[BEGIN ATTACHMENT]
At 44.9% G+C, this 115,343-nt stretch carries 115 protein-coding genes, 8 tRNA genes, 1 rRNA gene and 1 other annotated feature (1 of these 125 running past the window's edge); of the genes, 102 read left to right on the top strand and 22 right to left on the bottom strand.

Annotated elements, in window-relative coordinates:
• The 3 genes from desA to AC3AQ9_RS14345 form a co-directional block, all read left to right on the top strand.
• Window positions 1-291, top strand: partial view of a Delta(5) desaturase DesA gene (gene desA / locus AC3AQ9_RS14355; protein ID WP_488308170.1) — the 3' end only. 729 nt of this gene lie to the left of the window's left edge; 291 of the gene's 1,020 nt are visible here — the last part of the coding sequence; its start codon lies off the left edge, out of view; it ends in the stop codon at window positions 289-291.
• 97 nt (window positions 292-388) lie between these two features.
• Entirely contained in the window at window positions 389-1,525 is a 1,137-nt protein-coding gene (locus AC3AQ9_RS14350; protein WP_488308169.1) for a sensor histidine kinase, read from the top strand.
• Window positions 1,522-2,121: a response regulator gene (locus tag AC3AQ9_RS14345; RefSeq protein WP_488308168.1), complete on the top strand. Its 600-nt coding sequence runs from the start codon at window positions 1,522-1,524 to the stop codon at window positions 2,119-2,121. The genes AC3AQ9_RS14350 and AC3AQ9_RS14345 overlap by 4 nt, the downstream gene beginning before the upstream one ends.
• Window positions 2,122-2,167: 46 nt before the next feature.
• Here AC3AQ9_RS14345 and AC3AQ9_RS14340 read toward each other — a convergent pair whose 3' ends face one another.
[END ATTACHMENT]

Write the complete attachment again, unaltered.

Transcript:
At 44.9% G+C, this 115,343-nt stretch carries 115 protein-coding genes, 8 tRNA genes, 1 rRNA gene and 1 other annotated feature (1 of these 125 running past the window's edge); of the genes, 102 read left to right on the top strand and 22 right to left on the bottom strand.

Annotated elements, in window-relative coordinates:
• The 3 genes from desA to AC3AQ9_RS14345 form a co-directional block, all read left to right on the top strand.
• Window positions 1-291, top strand: partial view of a Delta(5) desaturase DesA gene (gene desA / locus AC3AQ9_RS14355; protein ID WP_488308170.1) — the 3' end only. 729 nt of this gene lie to the left of the window's left edge; 291 of the gene's 1,020 nt are visible here — the last part of the coding sequence; its start codon lies off the left edge, out of view; it ends in the stop codon at window positions 289-291.
• 97 nt (window positions 292-388) lie between these two features.
• Entirely contained in the window at window positions 389-1,525 is a 1,137-nt protein-coding gene (locus AC3AQ9_RS14350; protein WP_488308169.1) for a sensor histidine kinase, read from the top strand.
• Window positions 1,522-2,121: a response regulator gene (locus tag AC3AQ9_RS14345; RefSeq protein WP_488308168.1), complete on the top strand. Its 600-nt coding sequence runs from the start codon at window positions 1,522-1,524 to the stop codon at window positions 2,119-2,121. The genes AC3AQ9_RS14350 and AC3AQ9_RS14345 overlap by 4 nt, the downstream gene beginning before the upstream one ends.
• Window positions 2,122-2,167: 46 nt before the next feature.
• Here AC3AQ9_RS14345 and AC3AQ9_RS14340 read toward each other — a convergent pair whose 3' ends face one another.